It was another sign of life returning to normal. Thirty-nine clergy men and women from across the region gathered at Trinity Health Riverside on March 24 for a day of ministry, the first since before COVID. The meeting and lunch were hosted by the Trinity Pastoral Team: Rev. Sylvester Onyeachonam, director of Pastor Care; hospital chaplains Reverend Brian Krebs, Reverend Michael Parker and Reverend Elaine Sveet; and the chaplain of Trinity Homes, the Reverend Luther Hanson.
Chaplain Onyeachonam called it a day to express appreciation and support each other.
“As we continue to serve our churches and church communities, whether as a priest, pastor, rabbi, imam or minister, coming together always provides an opportunity for us to support each other in these difficult times of the pandemic,” he said.
Pastors have shouldered a heavy burden during the pandemic, leading their congregations through virtual worship services, COVID restrictions that have isolated the sick, the weight of too many funerals and discussions within congregations about precautions in case of pandemic.
“It has been two difficult years” said Hanson, who updated clergy on evolving COVID restrictions at Trinity Homes by Centers for Medicare & Medicaid Services and guidance from the North Dakota Department of Health.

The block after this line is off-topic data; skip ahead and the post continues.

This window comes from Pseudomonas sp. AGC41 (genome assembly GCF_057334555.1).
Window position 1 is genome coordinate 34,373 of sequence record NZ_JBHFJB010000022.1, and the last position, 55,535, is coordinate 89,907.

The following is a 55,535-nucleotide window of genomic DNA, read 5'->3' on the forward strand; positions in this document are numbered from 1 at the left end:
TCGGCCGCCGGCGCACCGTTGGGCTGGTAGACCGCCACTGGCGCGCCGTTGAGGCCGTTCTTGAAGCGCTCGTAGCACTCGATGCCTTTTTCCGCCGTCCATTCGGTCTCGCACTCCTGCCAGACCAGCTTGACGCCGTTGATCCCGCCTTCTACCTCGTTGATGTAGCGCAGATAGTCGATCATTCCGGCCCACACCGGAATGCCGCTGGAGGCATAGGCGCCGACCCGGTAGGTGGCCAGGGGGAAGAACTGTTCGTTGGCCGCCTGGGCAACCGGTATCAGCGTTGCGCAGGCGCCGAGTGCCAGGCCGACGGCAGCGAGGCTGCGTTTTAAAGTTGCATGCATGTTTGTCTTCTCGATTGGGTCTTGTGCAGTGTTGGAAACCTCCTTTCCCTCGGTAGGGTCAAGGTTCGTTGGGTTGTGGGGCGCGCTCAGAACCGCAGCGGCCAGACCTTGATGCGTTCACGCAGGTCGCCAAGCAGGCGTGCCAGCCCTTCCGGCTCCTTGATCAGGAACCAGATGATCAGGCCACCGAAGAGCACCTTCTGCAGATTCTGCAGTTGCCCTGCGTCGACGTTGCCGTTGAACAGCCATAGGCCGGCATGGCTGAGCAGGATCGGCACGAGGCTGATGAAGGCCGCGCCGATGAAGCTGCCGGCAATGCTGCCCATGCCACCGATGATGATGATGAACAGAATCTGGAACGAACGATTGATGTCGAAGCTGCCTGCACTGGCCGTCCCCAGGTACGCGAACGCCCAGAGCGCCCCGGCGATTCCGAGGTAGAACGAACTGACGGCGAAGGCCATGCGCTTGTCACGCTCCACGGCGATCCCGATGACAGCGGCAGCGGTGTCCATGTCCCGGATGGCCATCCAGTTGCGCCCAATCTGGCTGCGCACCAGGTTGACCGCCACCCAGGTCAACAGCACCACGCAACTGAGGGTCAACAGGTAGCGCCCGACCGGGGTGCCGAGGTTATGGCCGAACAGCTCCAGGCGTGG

“We have opened the north gate and the north parking lot” he said. “Screening procedures are still in place; my advice – use plenty of hand sanitizer and avoid visiting if you have any symptoms.
Krebs urged pastors to make self-care a priority.
“Self-care is about doing what helps you stay resilient – spiritual exercise, scripture, meditation, healthy eating, sleep, and exercise,” he said. He spoke of the looming issues of grief, loneliness, drugs, alcohol and mental health issues plaguing society.
“Bereavement is not a disorder, an illness or a sign of weakness. It is an emotional, physical and spiritual necessity. The only cure for grief is to cry. he says, quoting Rabbi Earl Grollman.
Trinity Vice President Randy Schwan briefed clergy on hospital visitation policies. Guidelines were relaxed at the end of last year, with two visitors now allowed at a time per patient. Masks are still mandatory at all Trinity Health facilities, but he sees the day that may soon change.
“We hope that the federal government and industry regulators will remove burdensome restrictions,” he said.
He described the toll COVID-19 has taken on communities in the region: 1,250 people treated for COVID-19 at Trinity Hospital and a loss of 237 patients.
“By comparison, the average number of flu deaths in a typical year is 30,” he said, adding “I should note that our data never included patients who were in hospital for another condition and who had COVID. These are all COVID patients who have been treated for COVID by our medical staff. »
He added, “Trinity Health has always taken care of mind, body and spirit; this remains true today.
Trinity Health Foundation director Dusty Zimmerman gave the group a preview of what the chapel will look like in the new health care campus and medical district. The non-denominational chapel will provide a spiritual setting for people of all faiths to spend some quiet time.
“Our leadership understands the importance of physical health and spiritual health coming together,” she says. She explained how Trinity Health was founded by area churches 100 years ago and offered ways for them to get involved in building health care for generations to come through the current fundraising campaign.